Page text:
Page titles and headings are a hugely important part of your on-site SEO as they play an important role in signposting what content is on your website and what the content is about – think of them as a synopsis of the page. If you are trying to rank for “SEO agency” on Google then having a page title “SEO agency” with the heading “SEO agency” will definitely help to showcase to Google that that page exists on your website.

Page titles and headings should be clear and only focus on 1-2 keywords max – and there’s no harm in creating new pages for products that have reasonable search volume – in fact this is a great approach, especially when it comes to having a super-targeted page for specific categories or products. Undertaking fresh keyword research to identify where there is the opportunity to target new pages, and also undertaking research to evaluate if you are targeting the right keywords (i.e. should it be a cashmere “hat” or “beanie” based on product and search volume) will allow you to maximise the reach of your website and also ensure that you are gaining as much visibility as possible for your brand.

3. Page Copy

Page copy is incredibly important as it tells Google and the user about your products, brands or even your services. Ensure your copy is unique but also make it as helpful as possible – put yourselves in the shoes of the user to understand what it is that the user is looking for – have you answered their questions? Have you given them the chance to compare products? Have you given a guide to help them buy a particular product? These are all questions that the user will likely have so ensure that you are on hand to help them out.

As Google says in section 3.2 of the Page Quality Rater Guidelines, the “quality of the MC (main content) is one of the most important considerations for PQ (page quality) rating. Put simply, content is king and the quality of the content that you are putting onto your website, in addition to the reputation of the writer and the website that it’s published on, all play a key role in ensuring that your website is seen as trustworthy in Google’s eyes.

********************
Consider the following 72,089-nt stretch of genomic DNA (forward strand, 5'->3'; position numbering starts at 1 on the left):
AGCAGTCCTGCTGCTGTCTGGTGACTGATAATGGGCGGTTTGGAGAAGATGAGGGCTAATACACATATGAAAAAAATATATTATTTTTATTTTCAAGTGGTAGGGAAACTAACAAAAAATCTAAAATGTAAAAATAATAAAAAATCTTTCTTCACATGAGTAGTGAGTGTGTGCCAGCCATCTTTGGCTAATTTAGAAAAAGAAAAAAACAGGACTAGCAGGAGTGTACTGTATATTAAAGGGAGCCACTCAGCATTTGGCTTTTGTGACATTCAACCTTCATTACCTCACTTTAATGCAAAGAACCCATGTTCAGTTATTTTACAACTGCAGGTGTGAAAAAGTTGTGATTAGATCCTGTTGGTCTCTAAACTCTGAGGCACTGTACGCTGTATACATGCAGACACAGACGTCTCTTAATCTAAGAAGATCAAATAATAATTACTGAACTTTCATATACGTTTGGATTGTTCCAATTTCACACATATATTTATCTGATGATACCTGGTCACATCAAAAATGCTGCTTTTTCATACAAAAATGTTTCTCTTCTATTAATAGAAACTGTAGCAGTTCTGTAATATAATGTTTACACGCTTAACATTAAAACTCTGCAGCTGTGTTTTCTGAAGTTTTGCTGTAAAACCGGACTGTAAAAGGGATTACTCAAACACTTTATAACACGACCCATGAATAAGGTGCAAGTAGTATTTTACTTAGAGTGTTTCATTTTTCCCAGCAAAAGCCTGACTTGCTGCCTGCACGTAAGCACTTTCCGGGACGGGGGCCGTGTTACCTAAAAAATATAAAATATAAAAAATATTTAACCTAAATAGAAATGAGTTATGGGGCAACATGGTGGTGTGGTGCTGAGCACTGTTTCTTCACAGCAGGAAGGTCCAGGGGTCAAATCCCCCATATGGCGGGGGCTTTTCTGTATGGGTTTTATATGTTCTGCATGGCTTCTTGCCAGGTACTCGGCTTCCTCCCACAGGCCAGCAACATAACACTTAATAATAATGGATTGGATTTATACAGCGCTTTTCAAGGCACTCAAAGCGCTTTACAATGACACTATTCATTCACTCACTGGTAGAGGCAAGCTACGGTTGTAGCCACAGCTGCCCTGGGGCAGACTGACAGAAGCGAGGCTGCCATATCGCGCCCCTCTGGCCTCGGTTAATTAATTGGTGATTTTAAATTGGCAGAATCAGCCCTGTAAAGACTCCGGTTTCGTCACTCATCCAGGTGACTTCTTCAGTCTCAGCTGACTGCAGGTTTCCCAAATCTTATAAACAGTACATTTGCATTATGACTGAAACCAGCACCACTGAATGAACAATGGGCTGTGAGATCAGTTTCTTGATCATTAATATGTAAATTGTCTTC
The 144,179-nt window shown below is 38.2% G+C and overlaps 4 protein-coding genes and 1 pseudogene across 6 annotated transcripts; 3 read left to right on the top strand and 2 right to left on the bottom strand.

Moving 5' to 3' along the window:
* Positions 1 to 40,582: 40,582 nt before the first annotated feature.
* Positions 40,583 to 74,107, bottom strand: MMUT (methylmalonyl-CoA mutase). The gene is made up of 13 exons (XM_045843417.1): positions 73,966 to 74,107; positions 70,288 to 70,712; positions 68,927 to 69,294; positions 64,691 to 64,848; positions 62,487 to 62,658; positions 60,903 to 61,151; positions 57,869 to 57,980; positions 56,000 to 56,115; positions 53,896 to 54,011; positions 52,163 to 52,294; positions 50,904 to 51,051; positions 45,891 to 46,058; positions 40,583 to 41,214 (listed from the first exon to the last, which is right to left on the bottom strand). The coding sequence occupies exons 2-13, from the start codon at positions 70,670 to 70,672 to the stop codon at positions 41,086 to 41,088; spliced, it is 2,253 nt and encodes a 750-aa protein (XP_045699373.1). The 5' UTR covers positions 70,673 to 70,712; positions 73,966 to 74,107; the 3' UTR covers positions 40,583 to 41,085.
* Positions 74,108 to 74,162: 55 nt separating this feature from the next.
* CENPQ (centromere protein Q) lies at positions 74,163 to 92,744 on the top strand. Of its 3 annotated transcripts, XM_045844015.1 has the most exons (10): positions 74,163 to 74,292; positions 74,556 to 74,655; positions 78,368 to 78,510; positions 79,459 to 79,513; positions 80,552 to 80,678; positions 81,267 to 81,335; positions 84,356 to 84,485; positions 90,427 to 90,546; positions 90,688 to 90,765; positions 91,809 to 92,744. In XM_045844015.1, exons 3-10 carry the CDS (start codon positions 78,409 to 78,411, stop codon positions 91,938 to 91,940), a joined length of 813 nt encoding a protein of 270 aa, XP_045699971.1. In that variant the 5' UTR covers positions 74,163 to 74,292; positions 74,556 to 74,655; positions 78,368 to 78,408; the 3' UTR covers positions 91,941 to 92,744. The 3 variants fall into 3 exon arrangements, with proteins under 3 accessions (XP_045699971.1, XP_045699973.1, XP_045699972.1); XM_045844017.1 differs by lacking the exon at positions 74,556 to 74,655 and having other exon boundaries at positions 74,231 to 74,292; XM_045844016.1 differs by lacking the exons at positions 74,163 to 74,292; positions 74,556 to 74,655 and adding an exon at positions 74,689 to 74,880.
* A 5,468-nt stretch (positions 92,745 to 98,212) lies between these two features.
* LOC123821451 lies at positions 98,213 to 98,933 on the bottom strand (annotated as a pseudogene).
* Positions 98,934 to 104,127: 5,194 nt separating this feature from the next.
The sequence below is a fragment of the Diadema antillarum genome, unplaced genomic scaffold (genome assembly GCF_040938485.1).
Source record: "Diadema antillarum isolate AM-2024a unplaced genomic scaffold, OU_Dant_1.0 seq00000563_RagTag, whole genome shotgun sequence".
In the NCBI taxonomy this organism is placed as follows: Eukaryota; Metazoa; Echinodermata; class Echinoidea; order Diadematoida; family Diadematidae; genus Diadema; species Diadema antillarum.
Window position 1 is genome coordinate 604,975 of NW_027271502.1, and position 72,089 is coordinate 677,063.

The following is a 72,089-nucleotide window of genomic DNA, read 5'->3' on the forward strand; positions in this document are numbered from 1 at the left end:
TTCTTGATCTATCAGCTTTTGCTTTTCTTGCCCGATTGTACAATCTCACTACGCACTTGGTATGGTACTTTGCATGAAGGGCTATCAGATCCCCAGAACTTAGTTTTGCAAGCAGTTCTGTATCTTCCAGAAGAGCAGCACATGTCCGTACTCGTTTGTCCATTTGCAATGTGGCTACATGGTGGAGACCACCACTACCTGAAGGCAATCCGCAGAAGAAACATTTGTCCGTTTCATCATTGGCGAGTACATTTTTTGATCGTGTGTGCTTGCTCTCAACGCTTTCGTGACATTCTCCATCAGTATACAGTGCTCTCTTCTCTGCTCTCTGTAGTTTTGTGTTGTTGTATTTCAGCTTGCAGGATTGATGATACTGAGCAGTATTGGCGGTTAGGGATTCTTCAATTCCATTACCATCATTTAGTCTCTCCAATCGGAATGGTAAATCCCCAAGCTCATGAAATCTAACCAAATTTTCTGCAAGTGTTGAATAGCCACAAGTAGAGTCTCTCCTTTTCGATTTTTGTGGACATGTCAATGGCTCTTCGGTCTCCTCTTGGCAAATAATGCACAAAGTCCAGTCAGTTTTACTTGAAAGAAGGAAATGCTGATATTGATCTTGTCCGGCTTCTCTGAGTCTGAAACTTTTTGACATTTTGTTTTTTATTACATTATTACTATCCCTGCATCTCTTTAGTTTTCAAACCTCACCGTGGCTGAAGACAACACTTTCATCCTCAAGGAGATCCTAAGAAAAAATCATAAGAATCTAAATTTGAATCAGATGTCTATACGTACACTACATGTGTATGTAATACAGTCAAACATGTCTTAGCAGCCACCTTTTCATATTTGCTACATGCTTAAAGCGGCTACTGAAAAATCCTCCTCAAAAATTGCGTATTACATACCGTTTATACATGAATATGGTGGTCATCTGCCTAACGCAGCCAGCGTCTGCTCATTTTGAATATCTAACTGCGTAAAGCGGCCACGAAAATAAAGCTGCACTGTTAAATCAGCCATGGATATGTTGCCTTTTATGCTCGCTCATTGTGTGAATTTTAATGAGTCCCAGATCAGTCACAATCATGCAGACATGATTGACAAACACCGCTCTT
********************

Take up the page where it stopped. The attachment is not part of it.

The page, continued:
Google recently updated its Page Quality Rater Guidance to introduce the concept of E-E-A-T and at the centre of it all, was trust. Well-written content which is factually accurate and links out to good sources is a key component of trust on a website, so take the time to invest in creating effective content which is well-researched and factually backed, to ensure that you are giving yourself the best possible chance of adhering to strong on-page E-E-A-T.


4. About Us / Clear & Satisying Website Information

In the Page Quality Rater Guidelines one of the things that Google encourages raters to do is to look at a company’s “About Us” page to find out more about the company and the people who are behind the content on the website. Customer service is also an important aspect – particularly for an ecommerce website – and when it talks about “clear & satisfying website information” that means ensuring that a user can contact you if they need to – do you have a clear way for users to contact you? (either through a clear Contact Us page on the website or through a phone number in the top right hand corner) – are they able to get in touch if they need help or to return a product? Being able to offer effective customer service plays an important element in the trust of an ecommerce store, so ensuring that you offer “clear and satisfying website information” isn’t important only to Google, but also to your users.

5. Returns & Shipping Information

Which brings me onto the next point about returns and shipping information. While this is a staple on many ecommerce websites, ensuring that your returns & shipping information is clear and easily digestible is an important part of giving the user what they need.